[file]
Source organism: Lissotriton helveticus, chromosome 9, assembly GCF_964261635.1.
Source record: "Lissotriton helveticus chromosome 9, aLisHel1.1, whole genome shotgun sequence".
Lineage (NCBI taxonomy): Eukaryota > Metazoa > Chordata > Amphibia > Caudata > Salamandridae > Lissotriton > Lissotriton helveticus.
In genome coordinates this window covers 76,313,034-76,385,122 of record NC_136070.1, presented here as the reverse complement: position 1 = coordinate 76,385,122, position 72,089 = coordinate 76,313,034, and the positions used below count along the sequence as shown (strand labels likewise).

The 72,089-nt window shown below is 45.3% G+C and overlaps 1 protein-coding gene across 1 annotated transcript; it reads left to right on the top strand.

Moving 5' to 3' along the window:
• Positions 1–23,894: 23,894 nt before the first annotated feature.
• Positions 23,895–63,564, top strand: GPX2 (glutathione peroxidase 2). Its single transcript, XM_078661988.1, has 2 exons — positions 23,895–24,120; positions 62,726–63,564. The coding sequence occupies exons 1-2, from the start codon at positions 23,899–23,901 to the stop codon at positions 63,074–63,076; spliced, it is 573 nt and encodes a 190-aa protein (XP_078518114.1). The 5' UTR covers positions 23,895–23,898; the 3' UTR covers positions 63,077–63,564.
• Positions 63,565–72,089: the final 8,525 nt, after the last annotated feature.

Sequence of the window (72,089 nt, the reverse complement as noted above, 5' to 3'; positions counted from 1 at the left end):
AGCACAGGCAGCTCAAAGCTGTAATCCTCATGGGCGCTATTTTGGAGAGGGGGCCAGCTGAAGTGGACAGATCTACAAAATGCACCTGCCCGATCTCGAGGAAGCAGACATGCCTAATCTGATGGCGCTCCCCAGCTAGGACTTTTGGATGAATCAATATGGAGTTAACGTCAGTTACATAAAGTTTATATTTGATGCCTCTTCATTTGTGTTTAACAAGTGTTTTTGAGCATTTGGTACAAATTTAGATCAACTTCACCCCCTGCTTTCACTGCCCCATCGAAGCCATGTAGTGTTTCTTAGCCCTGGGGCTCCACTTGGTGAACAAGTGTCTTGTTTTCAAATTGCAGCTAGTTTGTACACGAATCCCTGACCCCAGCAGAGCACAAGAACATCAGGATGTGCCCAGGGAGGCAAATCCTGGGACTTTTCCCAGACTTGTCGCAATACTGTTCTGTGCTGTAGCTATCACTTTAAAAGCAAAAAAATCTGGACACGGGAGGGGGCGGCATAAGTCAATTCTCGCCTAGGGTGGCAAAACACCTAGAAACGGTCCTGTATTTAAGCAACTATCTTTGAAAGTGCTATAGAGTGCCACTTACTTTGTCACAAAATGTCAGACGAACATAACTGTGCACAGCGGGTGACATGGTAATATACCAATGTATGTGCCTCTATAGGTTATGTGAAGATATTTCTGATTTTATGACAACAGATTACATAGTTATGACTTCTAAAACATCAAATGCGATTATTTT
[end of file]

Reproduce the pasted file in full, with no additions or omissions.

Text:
Source organism: Lissotriton helveticus, chromosome 9, assembly GCF_964261635.1.
Source record: "Lissotriton helveticus chromosome 9, aLisHel1.1, whole genome shotgun sequence".
Lineage (NCBI taxonomy): Eukaryota > Metazoa > Chordata > Amphibia > Caudata > Salamandridae > Lissotriton > Lissotriton helveticus.
In genome coordinates this window covers 76,313,034-76,385,122 of record NC_136070.1, presented here as the reverse complement: position 1 = coordinate 76,385,122, position 72,089 = coordinate 76,313,034, and the positions used below count along the sequence as shown (strand labels likewise).

The 72,089-nt window shown below is 45.3% G+C and overlaps 1 protein-coding gene across 1 annotated transcript; it reads left to right on the top strand.

Moving 5' to 3' along the window:
• Positions 1–23,894: 23,894 nt before the first annotated feature.
• Positions 23,895–63,564, top strand: GPX2 (glutathione peroxidase 2). Its single transcript, XM_078661988.1, has 2 exons — positions 23,895–24,120; positions 62,726–63,564. The coding sequence occupies exons 1-2, from the start codon at positions 23,899–23,901 to the stop codon at positions 63,074–63,076; spliced, it is 573 nt and encodes a 190-aa protein (XP_078518114.1). The 5' UTR covers positions 23,895–23,898; the 3' UTR covers positions 63,077–63,564.
• Positions 63,565–72,089: the final 8,525 nt, after the last annotated feature.

Sequence of the window (72,089 nt, the reverse complement as noted above, 5' to 3'; positions counted from 1 at the left end):
AGCACAGGCAGCTCAAAGCTGTAATCCTCATGGGCGCTATTTTGGAGAGGGGGCCAGCTGAAGTGGACAGATCTACAAAATGCACCTGCCCGATCTCGAGGAAGCAGACATGCCTAATCTGATGGCGCTCCCCAGCTAGGACTTTTGGATGAATCAATATGGAGTTAACGTCAGTTACATAAAGTTTATATTTGATGCCTCTTCATTTGTGTTTAACAAGTGTTTTTGAGCATTTGGTACAAATTTAGATCAACTTCACCCCCTGCTTTCACTGCCCCATCGAAGCCATGTAGTGTTTCTTAGCCCTGGGGCTCCACTTGGTGAACAAGTGTCTTGTTTTCAAATTGCAGCTAGTTTGTACACGAATCCCTGACCCCAGCAGAGCACAAGAACATCAGGATGTGCCCAGGGAGGCAAATCCTGGGACTTTTCCCAGACTTGTCGCAATACTGTTCTGTGCTGTAGCTATCACTTTAAAAGCAAAAAAATCTGGACACGGGAGGGGGCGGCATAAGTCAATTCTCGCCTAGGGTGGCAAAACACCTAGAAACGGTCCTGTATTTAAGCAACTATCTTTGAAAGTGCTATAGAGTGCCACTTACTTTGTCACAAAATGTCAGACGAACATAACTGTGCACAGCGGGTGACATGGTAATATACCAATGTATGTGCCTCTATAGGTTATGTGAAGATATTTCTGATTTTATGACAACAGATTACATAGTTATGACTTCTAAAACATCAAATGCGATTATTTT